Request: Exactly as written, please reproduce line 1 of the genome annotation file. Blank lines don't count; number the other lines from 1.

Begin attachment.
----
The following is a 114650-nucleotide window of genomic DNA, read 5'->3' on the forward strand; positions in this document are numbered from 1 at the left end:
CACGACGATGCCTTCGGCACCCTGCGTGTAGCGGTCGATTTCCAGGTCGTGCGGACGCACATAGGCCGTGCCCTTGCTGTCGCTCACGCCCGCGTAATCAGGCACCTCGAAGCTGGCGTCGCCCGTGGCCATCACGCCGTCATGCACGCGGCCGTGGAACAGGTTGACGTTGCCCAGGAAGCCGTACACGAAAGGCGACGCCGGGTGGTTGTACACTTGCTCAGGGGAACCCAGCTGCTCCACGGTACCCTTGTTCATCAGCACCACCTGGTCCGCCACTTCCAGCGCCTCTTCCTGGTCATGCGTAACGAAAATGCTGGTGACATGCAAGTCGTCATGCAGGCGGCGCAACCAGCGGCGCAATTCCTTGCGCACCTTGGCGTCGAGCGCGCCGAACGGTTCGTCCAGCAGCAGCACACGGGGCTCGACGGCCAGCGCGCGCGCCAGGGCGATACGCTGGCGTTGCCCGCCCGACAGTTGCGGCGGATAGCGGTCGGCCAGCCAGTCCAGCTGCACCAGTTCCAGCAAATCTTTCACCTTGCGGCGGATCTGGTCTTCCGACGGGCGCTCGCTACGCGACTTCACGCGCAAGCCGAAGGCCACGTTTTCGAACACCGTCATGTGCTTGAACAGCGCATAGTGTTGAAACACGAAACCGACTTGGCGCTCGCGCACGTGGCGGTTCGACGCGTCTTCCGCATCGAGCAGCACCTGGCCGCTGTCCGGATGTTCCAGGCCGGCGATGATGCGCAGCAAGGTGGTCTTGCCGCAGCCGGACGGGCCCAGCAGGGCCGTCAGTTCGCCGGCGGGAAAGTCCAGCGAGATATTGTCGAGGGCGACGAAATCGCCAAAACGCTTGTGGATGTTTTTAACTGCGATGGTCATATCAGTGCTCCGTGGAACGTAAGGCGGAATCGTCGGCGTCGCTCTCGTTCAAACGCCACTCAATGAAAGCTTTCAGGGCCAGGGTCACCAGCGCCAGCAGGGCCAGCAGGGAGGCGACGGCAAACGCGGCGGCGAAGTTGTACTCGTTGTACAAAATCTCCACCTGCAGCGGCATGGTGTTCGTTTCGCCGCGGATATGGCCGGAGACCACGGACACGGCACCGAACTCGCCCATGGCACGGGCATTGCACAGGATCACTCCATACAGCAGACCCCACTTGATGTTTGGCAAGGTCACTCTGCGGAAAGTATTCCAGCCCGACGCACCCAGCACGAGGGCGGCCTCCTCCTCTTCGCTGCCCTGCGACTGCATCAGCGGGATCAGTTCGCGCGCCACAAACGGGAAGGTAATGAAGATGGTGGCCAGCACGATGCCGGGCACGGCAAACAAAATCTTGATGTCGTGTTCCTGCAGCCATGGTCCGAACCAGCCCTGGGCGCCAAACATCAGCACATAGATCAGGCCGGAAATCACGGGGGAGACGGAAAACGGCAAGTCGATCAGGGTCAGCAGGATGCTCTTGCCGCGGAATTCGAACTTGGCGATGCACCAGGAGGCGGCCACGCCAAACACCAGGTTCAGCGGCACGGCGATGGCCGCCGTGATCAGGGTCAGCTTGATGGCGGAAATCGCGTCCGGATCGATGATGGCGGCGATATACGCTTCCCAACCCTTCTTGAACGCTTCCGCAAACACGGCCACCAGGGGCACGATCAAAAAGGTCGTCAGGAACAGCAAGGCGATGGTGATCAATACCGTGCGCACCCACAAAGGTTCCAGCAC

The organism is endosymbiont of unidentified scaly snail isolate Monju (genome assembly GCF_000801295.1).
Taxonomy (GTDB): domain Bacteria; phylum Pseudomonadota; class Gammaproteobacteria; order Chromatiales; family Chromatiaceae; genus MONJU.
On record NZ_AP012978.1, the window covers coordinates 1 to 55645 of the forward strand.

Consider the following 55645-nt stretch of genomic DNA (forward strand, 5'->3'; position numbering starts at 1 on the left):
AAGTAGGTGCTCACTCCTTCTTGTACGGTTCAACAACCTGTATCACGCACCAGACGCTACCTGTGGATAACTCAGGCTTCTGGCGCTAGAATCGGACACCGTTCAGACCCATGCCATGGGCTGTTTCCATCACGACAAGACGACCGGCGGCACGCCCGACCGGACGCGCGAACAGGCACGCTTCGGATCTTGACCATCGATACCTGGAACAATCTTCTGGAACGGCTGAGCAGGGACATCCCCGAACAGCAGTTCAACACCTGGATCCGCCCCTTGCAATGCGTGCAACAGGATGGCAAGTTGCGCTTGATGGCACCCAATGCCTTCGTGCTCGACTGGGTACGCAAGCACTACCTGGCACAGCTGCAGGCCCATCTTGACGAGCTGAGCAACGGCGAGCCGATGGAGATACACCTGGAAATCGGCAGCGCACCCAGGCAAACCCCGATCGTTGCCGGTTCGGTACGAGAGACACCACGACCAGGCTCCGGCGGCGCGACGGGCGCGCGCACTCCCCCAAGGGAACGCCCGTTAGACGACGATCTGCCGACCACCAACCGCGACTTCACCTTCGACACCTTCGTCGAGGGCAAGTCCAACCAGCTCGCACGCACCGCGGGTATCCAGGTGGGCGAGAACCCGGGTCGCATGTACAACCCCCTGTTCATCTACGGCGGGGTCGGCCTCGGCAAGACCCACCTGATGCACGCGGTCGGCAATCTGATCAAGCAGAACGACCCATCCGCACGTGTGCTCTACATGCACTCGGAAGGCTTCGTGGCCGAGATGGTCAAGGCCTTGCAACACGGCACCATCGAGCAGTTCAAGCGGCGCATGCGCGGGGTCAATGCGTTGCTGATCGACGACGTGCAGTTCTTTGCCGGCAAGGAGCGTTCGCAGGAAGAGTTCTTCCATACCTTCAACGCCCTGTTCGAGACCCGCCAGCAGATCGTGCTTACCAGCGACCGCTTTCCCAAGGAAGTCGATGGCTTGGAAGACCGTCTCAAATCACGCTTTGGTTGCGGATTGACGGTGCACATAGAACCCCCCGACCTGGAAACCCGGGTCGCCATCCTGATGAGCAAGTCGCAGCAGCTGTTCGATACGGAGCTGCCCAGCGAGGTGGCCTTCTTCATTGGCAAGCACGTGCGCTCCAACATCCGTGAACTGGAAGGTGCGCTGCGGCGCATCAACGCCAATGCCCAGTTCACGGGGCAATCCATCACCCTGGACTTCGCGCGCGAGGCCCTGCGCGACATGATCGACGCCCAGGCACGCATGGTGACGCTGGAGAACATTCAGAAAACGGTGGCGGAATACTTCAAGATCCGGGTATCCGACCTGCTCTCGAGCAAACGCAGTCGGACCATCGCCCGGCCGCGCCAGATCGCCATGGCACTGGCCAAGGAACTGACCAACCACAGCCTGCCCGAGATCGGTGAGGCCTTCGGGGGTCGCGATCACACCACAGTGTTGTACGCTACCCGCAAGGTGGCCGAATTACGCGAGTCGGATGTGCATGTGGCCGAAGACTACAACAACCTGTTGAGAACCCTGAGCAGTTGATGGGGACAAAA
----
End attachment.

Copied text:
The following is a 114650-nucleotide window of genomic DNA, read 5'->3' on the forward strand; positions in this document are numbered from 1 at the left end: